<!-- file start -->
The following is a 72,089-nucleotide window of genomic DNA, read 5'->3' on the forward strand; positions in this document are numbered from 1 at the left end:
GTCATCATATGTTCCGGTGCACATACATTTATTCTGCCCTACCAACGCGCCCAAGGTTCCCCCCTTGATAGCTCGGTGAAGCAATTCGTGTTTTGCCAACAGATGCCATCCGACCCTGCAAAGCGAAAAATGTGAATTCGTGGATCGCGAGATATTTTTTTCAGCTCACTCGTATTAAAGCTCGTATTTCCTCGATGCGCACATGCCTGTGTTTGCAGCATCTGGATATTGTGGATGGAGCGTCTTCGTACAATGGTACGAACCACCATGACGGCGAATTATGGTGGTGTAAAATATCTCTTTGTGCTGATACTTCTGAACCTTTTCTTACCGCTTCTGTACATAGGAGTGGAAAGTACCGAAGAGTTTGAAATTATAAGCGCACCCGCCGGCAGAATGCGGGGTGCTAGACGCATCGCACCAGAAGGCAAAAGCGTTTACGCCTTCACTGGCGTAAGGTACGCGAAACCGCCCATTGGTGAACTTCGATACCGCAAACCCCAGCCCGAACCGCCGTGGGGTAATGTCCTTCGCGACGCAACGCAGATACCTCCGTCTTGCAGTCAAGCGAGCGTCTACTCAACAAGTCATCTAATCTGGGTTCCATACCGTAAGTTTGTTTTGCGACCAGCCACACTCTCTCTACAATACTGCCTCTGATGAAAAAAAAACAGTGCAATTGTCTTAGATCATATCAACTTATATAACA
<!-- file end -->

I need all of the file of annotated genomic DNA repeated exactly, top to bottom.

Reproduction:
The following is a 72,089-nucleotide window of genomic DNA, read 5'->3' on the forward strand; positions in this document are numbered from 1 at the left end:
GTCATCATATGTTCCGGTGCACATACATTTATTCTGCCCTACCAACGCGCCCAAGGTTCCCCCCTTGATAGCTCGGTGAAGCAATTCGTGTTTTGCCAACAGATGCCATCCGACCCTGCAAAGCGAAAAATGTGAATTCGTGGATCGCGAGATATTTTTTTCAGCTCACTCGTATTAAAGCTCGTATTTCCTCGATGCGCACATGCCTGTGTTTGCAGCATCTGGATATTGTGGATGGAGCGTCTTCGTACAATGGTACGAACCACCATGACGGCGAATTATGGTGGTGTAAAATATCTCTTTGTGCTGATACTTCTGAACCTTTTCTTACCGCTTCTGTACATAGGAGTGGAAAGTACCGAAGAGTTTGAAATTATAAGCGCACCCGCCGGCAGAATGCGGGGTGCTAGACGCATCGCACCAGAAGGCAAAAGCGTTTACGCCTTCACTGGCGTAAGGTACGCGAAACCGCCCATTGGTGAACTTCGATACCGCAAACCCCAGCCCGAACCGCCGTGGGGTAATGTCCTTCGCGACGCAACGCAGATACCTCCGTCTTGCAGTCAAGCGAGCGTCTACTCAACAAGTCATCTAATCTGGGTTCCATACCGTAAGTTTGTTTTGCGACCAGCCACACTCTCTCTACAATACTGCCTCTGATGAAAAAAAAACAGTGCAATTGTCTTAGATCATATCAACTTATATAACA